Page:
“The thing that hurt the most was knowing I was giving so much and getting little in return.
“To leave a powerhouse club, all my mates and my family as well was a massive decision. But I felt that I had to move on and I think I made the right decision.”
Palmer said the departure of former Fremantle teammates such as Byron Schammer, Steven Dodd and Paul Hasleby had also left him feeling on a career knife edge as he drifted outside of the Dockers’ inner circle. Lessons learnt from mentor Shane Woewodin’s surprise trade from Melbourne to Collingwood just two seasons after he had won the 2000 Brownlow Medal also left a lasting message.
He described his dual lines of communication with coach Kevin Sheedy and assistant Mark Williams at GWS as “probably the best I’ve ever had”. And he admitted the distractions that came with having family and friends in Perth were also no longer an issue. It meant his focus on football had gone to a new level.
Palmer said he had no ill-feeling towards the Dockers. He shared an off-season trip to the United States with former teammates Stephen Hill and Greg Broughton before joining others on a Fremantle players’ trip.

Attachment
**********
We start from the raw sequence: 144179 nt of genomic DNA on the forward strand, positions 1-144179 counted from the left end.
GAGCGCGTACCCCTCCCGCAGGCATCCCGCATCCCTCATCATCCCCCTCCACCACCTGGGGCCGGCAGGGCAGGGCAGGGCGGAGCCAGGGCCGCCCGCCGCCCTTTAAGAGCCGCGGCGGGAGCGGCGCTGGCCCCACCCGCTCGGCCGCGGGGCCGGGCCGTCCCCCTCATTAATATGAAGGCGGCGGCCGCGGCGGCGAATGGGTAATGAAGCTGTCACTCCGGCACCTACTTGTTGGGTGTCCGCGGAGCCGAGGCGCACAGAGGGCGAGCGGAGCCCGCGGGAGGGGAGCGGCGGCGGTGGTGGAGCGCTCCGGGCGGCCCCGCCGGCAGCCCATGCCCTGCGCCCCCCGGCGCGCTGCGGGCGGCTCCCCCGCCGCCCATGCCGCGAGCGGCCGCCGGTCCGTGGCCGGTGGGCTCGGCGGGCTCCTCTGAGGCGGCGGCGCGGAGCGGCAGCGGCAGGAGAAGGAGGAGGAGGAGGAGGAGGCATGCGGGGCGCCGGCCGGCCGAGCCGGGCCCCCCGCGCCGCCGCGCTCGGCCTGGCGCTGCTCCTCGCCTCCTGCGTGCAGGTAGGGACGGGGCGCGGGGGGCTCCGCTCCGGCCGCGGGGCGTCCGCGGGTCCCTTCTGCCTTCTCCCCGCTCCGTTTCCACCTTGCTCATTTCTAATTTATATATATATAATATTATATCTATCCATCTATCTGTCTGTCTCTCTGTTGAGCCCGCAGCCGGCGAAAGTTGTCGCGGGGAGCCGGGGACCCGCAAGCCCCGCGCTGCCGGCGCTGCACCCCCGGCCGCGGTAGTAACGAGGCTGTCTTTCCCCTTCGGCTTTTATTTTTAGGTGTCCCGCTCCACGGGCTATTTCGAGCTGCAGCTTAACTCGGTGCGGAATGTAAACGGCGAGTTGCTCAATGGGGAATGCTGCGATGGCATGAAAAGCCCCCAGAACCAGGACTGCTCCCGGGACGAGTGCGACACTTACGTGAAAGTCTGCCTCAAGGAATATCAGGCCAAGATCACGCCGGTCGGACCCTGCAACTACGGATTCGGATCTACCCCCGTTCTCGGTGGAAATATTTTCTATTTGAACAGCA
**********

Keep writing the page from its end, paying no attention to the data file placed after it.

But living at Breakfast Point with his Giants teammates had already refreshed his mind and body ahead of his AFL rebirth.
“Obviously it’s all gone really quickly and I haven’t really had time to stop and think about it much,” he said.
“I remember when I first got to Fremantle it was a dream come true, but the older boys were all saying it would go that quick.
“That’s what’s sort of happened.
“But to be given this opportunity over here, it’s going to be something special and something that I’m really excited to be a part of. We’ve got a few NSW country boys but apart from that everyone is from different parts of Australia.
“We’re all here as one and we’re growing as a big family and that’s the best way to describe it. We eat together every night and it feels like I’ve already got a couple more mums and dads over here.
“We hang out with the coaching staff as well after the footy hours. We’re all mates and then we get to go and play footy together as well, so there’s a good vibe around here.
“It doesn’t come along too often when a new team is entering our great competition.
“We saw the Gold Coast take off this year and now to have another AFL side, the Greater Western Sydney Giants, is a great moment not only for the AFL but for us who will be a part of it. I get to start again pretty much. I get to prove myself to the young boys, the coaching staff, to myself and my family to show that I can still play this great game of ours.”
The cut-throat nature of the elite level of the game means that not all teammates get along famously and Palmer admitted that could cause an issue with all Giants players virtually living on each other’s doorstep.
But he was yet to see a problem.
“Obviously I’ve been in a lot of teams over the years and not everyone gets along,” he said.
“But that’s one thing I’m still waiting to see across here. Everyone’s getting along and I’m sure it’s going to work. We’re going to be a powerhouse.”